Selected Domestic Legislation Upholding ESCR

National laws have a key role to play in protecting ESCR

State parties to the ICESCR may and are expected to use domestic legislation to promote and protect economic, social and cultural rights. A well-developed national legal framework is a key component in ensuring enjoyment of ESCR within a country. Legislative measures which respect the international standards set forth in the ICESCR and other treaties but also take into account the national conditions are important, however as Paragraph 10 of General Comment 9 (3 Dec 1998) notes: “While the general approach of each legal system needs to be taken into account, there is no Covenant right which could not, in the great majority of systems, be considered to possess at least some significant justiciable dimensions.” Legislation gives force to ESCR domestically, in conjunction with courts and other adjudicative bodies, as highlighted below:

  • Minimum wage/right to an adequate standard of living: In 1894, New Zealand became the first nation in the world to enact a minimum wage law. Other countries soon followed suit, including Australia (1896), the United Kingdom (1909) and the United States (state of Massachusetts in 1912). More recently, “living wage” laws have been passed at the local level, requiring government contractors and businesses to pay a wage a certain percentage above the poverty line. 
  • Social security or welfare: Laws mandating assistance for the poor have a long history. Since the first poor laws established in England (1601), governments have used legislative measures to confront poverty. Unfortunately, in recent times, many of these mandates have been rolled back in countries such as the United States and the UK.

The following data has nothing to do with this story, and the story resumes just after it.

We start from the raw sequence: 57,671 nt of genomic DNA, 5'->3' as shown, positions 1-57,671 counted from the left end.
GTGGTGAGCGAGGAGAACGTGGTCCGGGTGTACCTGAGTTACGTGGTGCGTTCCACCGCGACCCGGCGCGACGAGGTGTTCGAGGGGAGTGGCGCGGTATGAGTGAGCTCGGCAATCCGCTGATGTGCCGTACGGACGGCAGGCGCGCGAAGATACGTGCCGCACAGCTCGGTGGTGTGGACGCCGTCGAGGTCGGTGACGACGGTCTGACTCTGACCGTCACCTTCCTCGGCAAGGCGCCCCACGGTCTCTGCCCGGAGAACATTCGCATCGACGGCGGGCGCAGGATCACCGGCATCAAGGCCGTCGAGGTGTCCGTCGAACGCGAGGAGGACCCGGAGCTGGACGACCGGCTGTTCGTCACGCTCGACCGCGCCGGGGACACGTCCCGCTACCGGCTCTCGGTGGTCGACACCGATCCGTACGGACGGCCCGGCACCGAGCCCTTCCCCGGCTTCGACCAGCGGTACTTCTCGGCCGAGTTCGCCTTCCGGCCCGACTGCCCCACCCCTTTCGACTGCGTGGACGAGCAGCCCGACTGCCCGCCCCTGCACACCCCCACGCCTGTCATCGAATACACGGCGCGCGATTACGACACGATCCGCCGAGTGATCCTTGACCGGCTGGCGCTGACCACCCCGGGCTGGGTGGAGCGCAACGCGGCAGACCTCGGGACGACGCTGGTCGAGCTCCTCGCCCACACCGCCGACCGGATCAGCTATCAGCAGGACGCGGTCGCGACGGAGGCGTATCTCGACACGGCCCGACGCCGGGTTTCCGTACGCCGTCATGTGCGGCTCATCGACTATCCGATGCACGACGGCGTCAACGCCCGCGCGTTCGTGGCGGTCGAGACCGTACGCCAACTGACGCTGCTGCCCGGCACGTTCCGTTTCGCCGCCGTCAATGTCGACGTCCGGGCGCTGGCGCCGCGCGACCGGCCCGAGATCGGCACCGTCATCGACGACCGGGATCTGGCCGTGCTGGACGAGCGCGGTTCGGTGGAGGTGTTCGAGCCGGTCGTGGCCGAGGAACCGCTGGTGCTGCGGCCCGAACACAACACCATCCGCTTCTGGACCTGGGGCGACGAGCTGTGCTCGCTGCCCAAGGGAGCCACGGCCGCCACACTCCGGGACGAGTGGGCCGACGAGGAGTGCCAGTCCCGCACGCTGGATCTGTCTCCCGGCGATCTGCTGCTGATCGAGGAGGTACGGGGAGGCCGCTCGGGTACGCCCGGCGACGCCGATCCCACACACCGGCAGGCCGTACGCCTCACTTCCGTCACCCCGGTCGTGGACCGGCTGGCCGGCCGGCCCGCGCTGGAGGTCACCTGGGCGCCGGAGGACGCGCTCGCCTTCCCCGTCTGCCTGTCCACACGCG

• Education: Free and compulsory education first emerged in Austria and Prussia in the 18th Century and spread from there to many countries around the world. It is widely recognized that widespread public education is a vital cornerstone of democracy.  
  • Employment guarantees: Governments have employed various types of legislation to ensure that all people are afforded the right to ‘the opportunity to gain [one's] living by work' as set forth by the ICESCR. In 2005, the Parliament of India passed the National Rural Employment Guarantee Act which requires each state in the union of India to develop a scheme for providing 100 days of guaranteed employment each year for each household in rural areas.  
  • Healthcare: Brazil has implemented an innovative program to ensure access to treatment for those living with HIV/AIDS. The Brazilian program prioritizes the right to health over intellectual property concerns of Northern countries.
    For more on Brazil's model of HIV treatment: 
    Brazilian domestic legislation related to HIV/AIDS:  (in Portuguese)

Further Readings
UN Committee on Economic, Social and Cultural Rights General Comment 9: The Domestic Application of the Covenant, 3 December, 1998